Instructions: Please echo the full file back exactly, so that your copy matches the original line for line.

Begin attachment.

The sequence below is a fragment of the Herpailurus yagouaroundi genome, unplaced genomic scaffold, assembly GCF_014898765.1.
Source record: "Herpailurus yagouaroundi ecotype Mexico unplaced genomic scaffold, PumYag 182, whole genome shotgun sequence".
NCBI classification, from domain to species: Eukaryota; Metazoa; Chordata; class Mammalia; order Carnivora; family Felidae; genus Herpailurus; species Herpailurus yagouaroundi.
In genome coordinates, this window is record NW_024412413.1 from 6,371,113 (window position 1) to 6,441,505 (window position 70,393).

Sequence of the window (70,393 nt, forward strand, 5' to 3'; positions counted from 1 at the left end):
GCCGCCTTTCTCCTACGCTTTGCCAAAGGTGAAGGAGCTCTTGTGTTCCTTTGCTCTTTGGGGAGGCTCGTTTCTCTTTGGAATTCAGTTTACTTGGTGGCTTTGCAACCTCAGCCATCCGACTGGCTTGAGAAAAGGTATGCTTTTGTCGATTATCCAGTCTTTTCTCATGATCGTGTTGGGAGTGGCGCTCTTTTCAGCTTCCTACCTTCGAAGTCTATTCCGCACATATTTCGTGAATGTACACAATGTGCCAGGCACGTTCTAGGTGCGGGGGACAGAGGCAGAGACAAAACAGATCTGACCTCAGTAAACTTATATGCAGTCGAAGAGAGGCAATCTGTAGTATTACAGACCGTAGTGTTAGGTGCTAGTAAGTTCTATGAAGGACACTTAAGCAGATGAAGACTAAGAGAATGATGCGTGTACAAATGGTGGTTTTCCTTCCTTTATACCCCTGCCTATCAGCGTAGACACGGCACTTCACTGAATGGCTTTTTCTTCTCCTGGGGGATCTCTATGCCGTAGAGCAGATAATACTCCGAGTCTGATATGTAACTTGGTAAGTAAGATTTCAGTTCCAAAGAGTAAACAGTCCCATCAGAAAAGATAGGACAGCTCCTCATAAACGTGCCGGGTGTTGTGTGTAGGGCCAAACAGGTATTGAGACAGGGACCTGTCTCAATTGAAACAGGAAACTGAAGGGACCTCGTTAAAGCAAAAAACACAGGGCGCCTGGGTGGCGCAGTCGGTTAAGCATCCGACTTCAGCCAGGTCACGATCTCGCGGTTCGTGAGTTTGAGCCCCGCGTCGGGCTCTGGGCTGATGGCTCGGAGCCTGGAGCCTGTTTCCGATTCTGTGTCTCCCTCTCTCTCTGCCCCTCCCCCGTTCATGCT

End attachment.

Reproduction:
The sequence below is a fragment of the Herpailurus yagouaroundi genome, unplaced genomic scaffold, assembly GCF_014898765.1.
Source record: "Herpailurus yagouaroundi ecotype Mexico unplaced genomic scaffold, PumYag 182, whole genome shotgun sequence".
NCBI classification, from domain to species: Eukaryota; Metazoa; Chordata; class Mammalia; order Carnivora; family Felidae; genus Herpailurus; species Herpailurus yagouaroundi.
In genome coordinates, this window is record NW_024412413.1 from 6,371,113 (window position 1) to 6,441,505 (window position 70,393).

Sequence of the window (70,393 nt, forward strand, 5' to 3'; positions counted from 1 at the left end):
GCCGCCTTTCTCCTACGCTTTGCCAAAGGTGAAGGAGCTCTTGTGTTCCTTTGCTCTTTGGGGAGGCTCGTTTCTCTTTGGAATTCAGTTTACTTGGTGGCTTTGCAACCTCAGCCATCCGACTGGCTTGAGAAAAGGTATGCTTTTGTCGATTATCCAGTCTTTTCTCATGATCGTGTTGGGAGTGGCGCTCTTTTCAGCTTCCTACCTTCGAAGTCTATTCCGCACATATTTCGTGAATGTACACAATGTGCCAGGCACGTTCTAGGTGCGGGGGACAGAGGCAGAGACAAAACAGATCTGACCTCAGTAAACTTATATGCAGTCGAAGAGAGGCAATCTGTAGTATTACAGACCGTAGTGTTAGGTGCTAGTAAGTTCTATGAAGGACACTTAAGCAGATGAAGACTAAGAGAATGATGCGTGTACAAATGGTGGTTTTCCTTCCTTTATACCCCTGCCTATCAGCGTAGACACGGCACTTCACTGAATGGCTTTTTCTTCTCCTGGGGGATCTCTATGCCGTAGAGCAGATAATACTCCGAGTCTGATATGTAACTTGGTAAGTAAGATTTCAGTTCCAAAGAGTAAACAGTCCCATCAGAAAAGATAGGACAGCTCCTCATAAACGTGCCGGGTGTTGTGTGTAGGGCCAAACAGGTATTGAGACAGGGACCTGTCTCAATTGAAACAGGAAACTGAAGGGACCTCGTTAAAGCAAAAAACACAGGGCGCCTGGGTGGCGCAGTCGGTTAAGCATCCGACTTCAGCCAGGTCACGATCTCGCGGTTCGTGAGTTTGAGCCCCGCGTCGGGCTCTGGGCTGATGGCTCGGAGCCTGGAGCCTGTTTCCGATTCTGTGTCTCCCTCTCTCTCTGCCCCTCCCCCGTTCATGCT